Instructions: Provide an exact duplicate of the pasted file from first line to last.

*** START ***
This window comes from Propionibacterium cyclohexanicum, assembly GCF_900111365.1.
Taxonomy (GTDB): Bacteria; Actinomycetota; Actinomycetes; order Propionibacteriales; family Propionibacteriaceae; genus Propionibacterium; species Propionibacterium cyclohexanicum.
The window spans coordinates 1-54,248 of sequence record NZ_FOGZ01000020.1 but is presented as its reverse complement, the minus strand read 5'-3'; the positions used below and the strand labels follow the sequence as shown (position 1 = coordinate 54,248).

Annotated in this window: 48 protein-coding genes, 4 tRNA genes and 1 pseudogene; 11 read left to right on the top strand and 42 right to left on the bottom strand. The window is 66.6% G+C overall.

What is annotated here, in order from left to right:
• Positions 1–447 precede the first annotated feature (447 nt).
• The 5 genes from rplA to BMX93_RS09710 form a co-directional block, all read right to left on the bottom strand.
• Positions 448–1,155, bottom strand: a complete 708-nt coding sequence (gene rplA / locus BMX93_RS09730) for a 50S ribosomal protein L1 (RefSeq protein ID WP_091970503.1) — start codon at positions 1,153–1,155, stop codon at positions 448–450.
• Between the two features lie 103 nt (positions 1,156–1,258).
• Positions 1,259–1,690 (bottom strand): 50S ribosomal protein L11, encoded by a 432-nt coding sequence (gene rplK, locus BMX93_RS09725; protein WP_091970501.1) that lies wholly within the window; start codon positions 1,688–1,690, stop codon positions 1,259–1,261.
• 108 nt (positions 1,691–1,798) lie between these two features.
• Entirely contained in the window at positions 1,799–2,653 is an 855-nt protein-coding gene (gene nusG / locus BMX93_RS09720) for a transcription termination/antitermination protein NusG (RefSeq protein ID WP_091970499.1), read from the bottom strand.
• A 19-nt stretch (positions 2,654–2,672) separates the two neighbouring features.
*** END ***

This window comes from Propionibacterium cyclohexanicum, assembly GCF_900111365.1.
Taxonomy (GTDB): Bacteria; Actinomycetota; Actinomycetes; order Propionibacteriales; family Propionibacteriaceae; genus Propionibacterium; species Propionibacterium cyclohexanicum.
The window spans coordinates 1-54,248 of sequence record NZ_FOGZ01000020.1 but is presented as its reverse complement, the minus strand read 5'-3'; the positions used below and the strand labels follow the sequence as shown (position 1 = coordinate 54,248).

Annotated in this window: 48 protein-coding genes, 4 tRNA genes and 1 pseudogene; 11 read left to right on the top strand and 42 right to left on the bottom strand. The window is 66.6% G+C overall.

What is annotated here, in order from left to right:
• Positions 1–447 precede the first annotated feature (447 nt).
• The 5 genes from rplA to BMX93_RS09710 form a co-directional block, all read right to left on the bottom strand.
• Positions 448–1,155, bottom strand: a complete 708-nt coding sequence (gene rplA / locus BMX93_RS09730) for a 50S ribosomal protein L1 (RefSeq protein ID WP_091970503.1) — start codon at positions 1,153–1,155, stop codon at positions 448–450.
• Between the two features lie 103 nt (positions 1,156–1,258).
• Positions 1,259–1,690 (bottom strand): 50S ribosomal protein L11, encoded by a 432-nt coding sequence (gene rplK, locus BMX93_RS09725; protein WP_091970501.1) that lies wholly within the window; start codon positions 1,688–1,690, stop codon positions 1,259–1,261.
• 108 nt (positions 1,691–1,798) lie between these two features.
• Entirely contained in the window at positions 1,799–2,653 is an 855-nt protein-coding gene (gene nusG / locus BMX93_RS09720) for a transcription termination/antitermination protein NusG (RefSeq protein ID WP_091970499.1), read from the bottom strand.
• A 19-nt stretch (positions 2,654–2,672) separates the two neighbouring features.